Ignacy Czwartos The Painter Was Kneeling When Painting
24.02 – 28.05.2023 Ignacy Czwartos The Painter Was Kneeling When Painting
Zachęta – National Gallery of Art
curators : Janusz Janowski, Piotr Bernatowicz
Painting is one of those art forms where competition is especially strong. It is not an easy task to create one’s own idiom, one’s own unique and recognizable style. To say something truly significant in one’s painting is even more difficult. Ignacy Czwartos has succeeded on both counts.
His particular use of a spectrum of subtle shades of beige, different hues of white and soft blues, enriched with ‘muddy’ greens and dusky reds, goes well together with a harmonious rigidity of form, which manifests itself in his creations of wide, flat surfaces with parse objects or geometrical figures. All this makes the painter instantly recognizable when one comes across his work!
And yet his painting, however original and unique, is deeply rooted in the traditional art of old, as well as in the new or even contemporary. Ignacy Czwartos is not at all secretive about the sources of his inspiration — on the contrary, he has included portraits of many of his influences in his own paintings: Kazimir Malewicz, Mark Rothko, Andrzej Wróblewski, Nikifor Krynicki, Jerzy Nowosielski and Jarosław Modzelewski are all there. Some unnamed creators of old-Polish nobility coffin portraiture have also been a source of inspiration for Czwartos and he certainly acknowledges this debt to them through the style he uses for depicting them. Krystyna Czerni and other art critics see in Czwartos’s art a continuation of Polish baroque painting.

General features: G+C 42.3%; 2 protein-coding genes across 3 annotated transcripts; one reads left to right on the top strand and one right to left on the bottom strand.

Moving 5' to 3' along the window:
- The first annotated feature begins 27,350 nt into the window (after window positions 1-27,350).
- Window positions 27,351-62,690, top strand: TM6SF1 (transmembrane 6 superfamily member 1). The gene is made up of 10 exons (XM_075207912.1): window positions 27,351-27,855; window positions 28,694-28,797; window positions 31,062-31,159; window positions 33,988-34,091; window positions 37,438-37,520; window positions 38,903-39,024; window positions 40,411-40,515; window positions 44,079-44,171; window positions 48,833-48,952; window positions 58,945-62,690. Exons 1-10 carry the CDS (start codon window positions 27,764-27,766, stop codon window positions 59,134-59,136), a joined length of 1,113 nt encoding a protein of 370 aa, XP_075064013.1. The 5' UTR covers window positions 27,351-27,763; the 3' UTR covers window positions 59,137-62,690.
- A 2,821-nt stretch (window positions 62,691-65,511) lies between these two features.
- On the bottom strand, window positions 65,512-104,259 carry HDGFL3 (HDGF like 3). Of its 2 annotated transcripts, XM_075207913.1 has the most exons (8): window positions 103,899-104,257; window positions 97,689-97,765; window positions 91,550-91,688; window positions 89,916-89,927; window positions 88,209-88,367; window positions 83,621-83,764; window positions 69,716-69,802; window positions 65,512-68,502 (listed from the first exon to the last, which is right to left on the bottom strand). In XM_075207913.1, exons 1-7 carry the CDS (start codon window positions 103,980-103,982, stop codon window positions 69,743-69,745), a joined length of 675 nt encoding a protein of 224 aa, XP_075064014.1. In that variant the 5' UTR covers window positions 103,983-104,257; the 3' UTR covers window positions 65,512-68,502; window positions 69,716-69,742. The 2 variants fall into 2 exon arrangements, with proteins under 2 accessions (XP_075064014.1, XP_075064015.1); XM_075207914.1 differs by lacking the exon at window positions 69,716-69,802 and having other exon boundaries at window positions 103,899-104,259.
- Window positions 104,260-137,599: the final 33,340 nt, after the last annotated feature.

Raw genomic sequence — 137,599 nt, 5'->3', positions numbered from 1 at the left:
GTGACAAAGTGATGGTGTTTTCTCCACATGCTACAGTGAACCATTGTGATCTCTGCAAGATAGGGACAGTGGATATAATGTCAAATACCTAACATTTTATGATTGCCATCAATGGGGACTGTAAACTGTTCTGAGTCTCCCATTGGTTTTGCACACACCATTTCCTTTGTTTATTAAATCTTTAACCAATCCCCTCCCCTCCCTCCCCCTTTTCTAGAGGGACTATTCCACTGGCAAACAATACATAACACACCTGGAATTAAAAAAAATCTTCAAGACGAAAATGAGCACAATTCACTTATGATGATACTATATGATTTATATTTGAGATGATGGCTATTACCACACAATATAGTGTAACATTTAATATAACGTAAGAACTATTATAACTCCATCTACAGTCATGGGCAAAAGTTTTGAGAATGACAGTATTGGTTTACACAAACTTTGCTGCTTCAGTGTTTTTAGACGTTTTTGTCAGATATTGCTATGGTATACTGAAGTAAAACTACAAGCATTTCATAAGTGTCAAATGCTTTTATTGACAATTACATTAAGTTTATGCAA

However, it is not the late period, theatrical baroque of the decorative ‘horror vacui’ type, but rather the indigenous, modest, early period Sarmatian baroque, which was often fascinated by and preoccupied with matters eternal. And so this dichotomy between life and death, as in the death dance commonly depicted in old art, is also a recognizable characteristic of Czwartos’s art, just as his unique style is. It is present in his most moving and at the same time most emotionally provocative cycle (shouldn’t art provoke emotions?) showing the so-called curse soldiers, who fought in the anti-communist underground after the war. Czwartos raises the tragic warriors from the dead and makes them keep guard in eternal adoration, or else depicts their fragile bodies, tortured by the security police, which are similar to the fragments of dead fish from the pictures by Andrzej Wróblewski. Czwartos is not ashamed of his influences, just as he is not ashamed of his heroes, and this is not always in tune with the current anti-hero mood.
In our times heroic deeds, be they shown in art or literature, are often met with derisive laughter. ‘The painter was kneeling when painting’, reads one of the comments on the internet. Should one take it as meaning to be serious about what one does, then yes, I was kneeling, Czwartos seems to be saying. Does not everyone kneel before something, does not everyone have their heroes? And what do we kneel before? Ignacy Czwartos’s art forces us to answer this question.
The Painter Was Kneeling When Painting
24.02 – 28.05.2023
Zachęta – National Gallery of Art
pl. Małachowskiego 3, 00-916 Warsaw
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Tuesday – Sunday 12–8 p.m.
Thursday – free entry
ticket office is open until 7.30 p.m.